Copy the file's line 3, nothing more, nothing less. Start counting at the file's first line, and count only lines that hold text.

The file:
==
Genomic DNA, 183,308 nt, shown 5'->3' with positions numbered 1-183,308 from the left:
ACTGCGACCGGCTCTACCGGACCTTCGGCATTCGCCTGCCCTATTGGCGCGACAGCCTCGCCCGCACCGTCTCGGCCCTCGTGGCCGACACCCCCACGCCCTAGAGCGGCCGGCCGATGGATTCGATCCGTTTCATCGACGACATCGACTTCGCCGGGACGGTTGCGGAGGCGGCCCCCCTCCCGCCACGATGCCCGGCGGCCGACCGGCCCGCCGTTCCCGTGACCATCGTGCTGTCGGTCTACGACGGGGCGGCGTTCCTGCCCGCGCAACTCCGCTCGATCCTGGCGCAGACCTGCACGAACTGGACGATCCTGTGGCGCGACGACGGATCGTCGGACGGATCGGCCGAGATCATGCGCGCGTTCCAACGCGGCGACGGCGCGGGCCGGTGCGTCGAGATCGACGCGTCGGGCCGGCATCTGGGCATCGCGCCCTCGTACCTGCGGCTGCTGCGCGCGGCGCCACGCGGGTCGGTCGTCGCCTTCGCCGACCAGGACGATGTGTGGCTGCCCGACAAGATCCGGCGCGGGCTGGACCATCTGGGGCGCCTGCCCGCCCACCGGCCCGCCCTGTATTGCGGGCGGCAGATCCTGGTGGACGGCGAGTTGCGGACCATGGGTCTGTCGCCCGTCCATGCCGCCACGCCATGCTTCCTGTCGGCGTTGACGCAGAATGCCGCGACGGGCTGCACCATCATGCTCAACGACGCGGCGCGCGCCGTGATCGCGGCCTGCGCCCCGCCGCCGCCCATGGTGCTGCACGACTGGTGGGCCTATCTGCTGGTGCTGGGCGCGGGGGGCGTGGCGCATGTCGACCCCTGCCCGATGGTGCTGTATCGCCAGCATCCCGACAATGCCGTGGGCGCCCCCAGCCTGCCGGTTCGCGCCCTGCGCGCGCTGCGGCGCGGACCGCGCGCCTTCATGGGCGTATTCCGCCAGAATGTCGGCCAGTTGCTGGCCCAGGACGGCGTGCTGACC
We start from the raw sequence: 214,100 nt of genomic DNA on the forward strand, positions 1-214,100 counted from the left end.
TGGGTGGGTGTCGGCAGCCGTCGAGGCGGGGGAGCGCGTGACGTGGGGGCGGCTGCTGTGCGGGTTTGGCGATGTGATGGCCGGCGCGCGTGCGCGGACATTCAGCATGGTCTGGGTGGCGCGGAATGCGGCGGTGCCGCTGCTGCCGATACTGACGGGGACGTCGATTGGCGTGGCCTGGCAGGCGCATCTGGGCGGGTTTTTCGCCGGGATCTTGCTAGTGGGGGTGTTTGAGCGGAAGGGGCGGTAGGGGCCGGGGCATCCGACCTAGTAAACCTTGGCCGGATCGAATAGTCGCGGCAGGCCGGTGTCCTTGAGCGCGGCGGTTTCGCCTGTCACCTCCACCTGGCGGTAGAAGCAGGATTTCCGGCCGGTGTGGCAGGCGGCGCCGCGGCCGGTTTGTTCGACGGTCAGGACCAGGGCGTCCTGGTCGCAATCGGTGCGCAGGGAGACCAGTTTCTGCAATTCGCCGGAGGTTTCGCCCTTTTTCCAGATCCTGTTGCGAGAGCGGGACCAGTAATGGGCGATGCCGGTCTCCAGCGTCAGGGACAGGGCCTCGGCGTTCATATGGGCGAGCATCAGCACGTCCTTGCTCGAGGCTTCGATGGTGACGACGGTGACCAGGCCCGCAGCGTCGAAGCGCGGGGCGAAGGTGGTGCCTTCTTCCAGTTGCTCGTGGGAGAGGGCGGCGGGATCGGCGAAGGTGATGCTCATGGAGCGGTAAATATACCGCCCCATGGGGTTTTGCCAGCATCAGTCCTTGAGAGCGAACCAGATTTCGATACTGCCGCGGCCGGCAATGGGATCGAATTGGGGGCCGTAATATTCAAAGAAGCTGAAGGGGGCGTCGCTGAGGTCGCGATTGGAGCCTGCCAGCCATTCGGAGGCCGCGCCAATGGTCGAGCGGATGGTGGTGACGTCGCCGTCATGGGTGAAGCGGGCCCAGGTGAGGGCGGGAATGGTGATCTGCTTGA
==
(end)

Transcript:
We start from the raw sequence: 214,100 nt of genomic DNA on the forward strand, positions 1-214,100 counted from the left end.